A group of users of the W3 bus (living in N22, N8, N10 and N17), confused by the inadequate information provided by TfL for these diversions, have written to the Council asking them to put pressure on TfL to improve the provision of information - not only with regard to these diversions, but in general. 

We have received a promising initial response, that TfL will implement some improvements, including one, at least, mentioned in the letter. We are awaiting a more detailed response to our points, and I will update this website when we hear further.

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  • Dear Annabel -  I have raised this in the past with TfL and -  as discussed more recently - with respect to the diversions created for the roadworks and Summer events. I have finally received the response below from TfL, which seems to confirm that information on bus stops and countdowns have been implemented.

    Please see the latest bus stop publicity attached. The first one covers the longer term diversion and there’s second to cover an event next weekend. I’m told that all bus stops should have the correct publicity now and that Countdown has been updated. Please do let me know if anything I’ve said is not being reflected on the ground and I’ll do my best to work with colleagues and rectify.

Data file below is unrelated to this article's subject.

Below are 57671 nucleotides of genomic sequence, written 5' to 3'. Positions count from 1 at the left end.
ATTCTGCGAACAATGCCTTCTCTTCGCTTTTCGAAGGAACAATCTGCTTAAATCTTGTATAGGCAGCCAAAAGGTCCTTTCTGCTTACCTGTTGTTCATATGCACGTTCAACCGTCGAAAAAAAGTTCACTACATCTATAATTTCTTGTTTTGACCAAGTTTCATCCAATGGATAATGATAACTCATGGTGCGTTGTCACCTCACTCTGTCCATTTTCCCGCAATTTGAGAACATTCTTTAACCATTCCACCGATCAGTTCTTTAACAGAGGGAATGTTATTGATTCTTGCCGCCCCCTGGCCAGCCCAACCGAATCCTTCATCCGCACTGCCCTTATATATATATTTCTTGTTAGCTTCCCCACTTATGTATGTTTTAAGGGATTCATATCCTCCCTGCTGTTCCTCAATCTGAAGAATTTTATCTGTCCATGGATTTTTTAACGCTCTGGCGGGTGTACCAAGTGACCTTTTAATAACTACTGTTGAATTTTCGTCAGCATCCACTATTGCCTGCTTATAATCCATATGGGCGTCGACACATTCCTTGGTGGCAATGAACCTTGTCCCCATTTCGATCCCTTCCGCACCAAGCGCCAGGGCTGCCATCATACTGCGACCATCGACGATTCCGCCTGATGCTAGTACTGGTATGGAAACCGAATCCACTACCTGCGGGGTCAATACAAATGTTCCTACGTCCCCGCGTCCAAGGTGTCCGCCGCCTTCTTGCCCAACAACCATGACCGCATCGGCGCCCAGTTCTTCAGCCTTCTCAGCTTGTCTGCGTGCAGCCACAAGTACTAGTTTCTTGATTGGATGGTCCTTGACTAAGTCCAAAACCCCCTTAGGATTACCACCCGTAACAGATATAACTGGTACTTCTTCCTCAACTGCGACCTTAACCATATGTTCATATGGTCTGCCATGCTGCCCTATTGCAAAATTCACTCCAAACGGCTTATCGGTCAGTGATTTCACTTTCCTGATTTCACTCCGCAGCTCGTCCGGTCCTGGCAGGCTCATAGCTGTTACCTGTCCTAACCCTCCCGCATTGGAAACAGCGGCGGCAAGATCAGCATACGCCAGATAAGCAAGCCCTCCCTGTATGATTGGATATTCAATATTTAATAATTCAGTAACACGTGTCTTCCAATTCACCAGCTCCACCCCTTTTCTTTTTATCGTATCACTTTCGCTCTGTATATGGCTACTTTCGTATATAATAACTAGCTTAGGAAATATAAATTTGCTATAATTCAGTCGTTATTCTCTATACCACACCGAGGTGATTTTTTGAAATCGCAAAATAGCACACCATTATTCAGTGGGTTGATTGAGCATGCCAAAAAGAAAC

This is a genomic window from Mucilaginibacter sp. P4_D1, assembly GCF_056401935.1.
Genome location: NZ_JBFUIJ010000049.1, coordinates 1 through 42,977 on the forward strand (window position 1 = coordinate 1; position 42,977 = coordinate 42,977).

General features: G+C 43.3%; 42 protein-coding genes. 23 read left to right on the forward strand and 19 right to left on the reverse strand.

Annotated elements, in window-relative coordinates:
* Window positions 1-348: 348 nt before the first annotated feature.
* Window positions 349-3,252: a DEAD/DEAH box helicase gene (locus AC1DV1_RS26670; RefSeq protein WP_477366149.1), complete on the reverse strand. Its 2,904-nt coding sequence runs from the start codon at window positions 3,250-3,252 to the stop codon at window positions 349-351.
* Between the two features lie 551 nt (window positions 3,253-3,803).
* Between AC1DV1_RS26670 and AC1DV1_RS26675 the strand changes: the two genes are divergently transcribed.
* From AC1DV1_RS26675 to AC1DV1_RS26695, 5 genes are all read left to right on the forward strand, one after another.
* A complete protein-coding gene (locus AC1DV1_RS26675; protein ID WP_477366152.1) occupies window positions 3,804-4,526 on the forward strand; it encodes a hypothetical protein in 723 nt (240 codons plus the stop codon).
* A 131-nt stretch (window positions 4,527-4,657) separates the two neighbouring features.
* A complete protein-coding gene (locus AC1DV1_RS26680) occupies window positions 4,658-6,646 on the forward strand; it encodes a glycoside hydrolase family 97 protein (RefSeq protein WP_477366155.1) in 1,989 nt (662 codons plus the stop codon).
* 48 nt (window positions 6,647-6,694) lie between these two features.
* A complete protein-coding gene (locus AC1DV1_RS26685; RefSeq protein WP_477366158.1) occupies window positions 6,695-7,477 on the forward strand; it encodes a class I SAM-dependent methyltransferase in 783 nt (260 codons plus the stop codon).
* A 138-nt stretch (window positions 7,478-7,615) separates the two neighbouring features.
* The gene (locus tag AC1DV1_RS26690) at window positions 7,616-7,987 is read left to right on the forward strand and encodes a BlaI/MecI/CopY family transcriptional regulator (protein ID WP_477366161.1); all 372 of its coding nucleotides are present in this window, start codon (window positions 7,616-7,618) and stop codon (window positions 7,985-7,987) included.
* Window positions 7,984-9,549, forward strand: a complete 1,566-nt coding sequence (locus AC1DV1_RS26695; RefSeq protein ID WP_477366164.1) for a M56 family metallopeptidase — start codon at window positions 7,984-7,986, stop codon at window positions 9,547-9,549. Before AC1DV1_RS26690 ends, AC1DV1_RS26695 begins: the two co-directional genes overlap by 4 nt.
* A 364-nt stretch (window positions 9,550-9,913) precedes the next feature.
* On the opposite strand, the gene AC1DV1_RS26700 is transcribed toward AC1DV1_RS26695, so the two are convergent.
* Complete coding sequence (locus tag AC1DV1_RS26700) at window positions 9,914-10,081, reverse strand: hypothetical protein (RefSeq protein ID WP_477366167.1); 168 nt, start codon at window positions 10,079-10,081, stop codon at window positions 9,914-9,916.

There is nothing said about maps inside the bus, so I would appreciate if you and all those who read this and use the W3 more than I do could check and let me know if this is not the case. These attached are the notices that should have been posted. Many thanks! 11129811695?profile=RESIZE_584x11129812270?profile=RESIZE_584x
    • Many thanks, Alessandra, for this and for your efforts - which are clearly getting results - on behalf of W3 bus users! The first map is excellent for the usual diversion of the bus on occasions such as this weekend’s event at the Palace, and I hope they use it for future such diversions. I have seen this map on bus stops on Alexandra Palace Way, but I have not seen the second map - of the current long-term diversions - on any bus stops (is there enough room for two maps there?). This lack of information is what our group of local residents were particularly complaining about. Even if the poster had been fitted on the bus stops, its meaning is not at all clear (except for users of the 144 bus). The information on the Alexandra Palace website is much simpler to understand (and the TfL website section on longterm bus diversions still has no info at all on these complicated diversions, which have been going on since March and will continue into July).

      One problem is surely trying to fit a lot of information onto a small bus stop. We have been trying to persuade them to use the large expanse of (wasted?) space in bus shelters – which are generally at the most popular stops – to display this essential information for bus users. Information on bus stops (i.e. the concrete posts) is often not seen by those standing in bus shelters, and not at all at night or on winter afternoons when it gets dark early. Shelters have lights in them.

      You mention our request for small posters about diversions in buses themselves – necessary because passengers who find themselves on a bus on diversion have no way of finding out where it is going, apart from asking the bus driver which is, very understandably, not allowed. There has been no indication that TfL intended to do this, so we need further campaigning!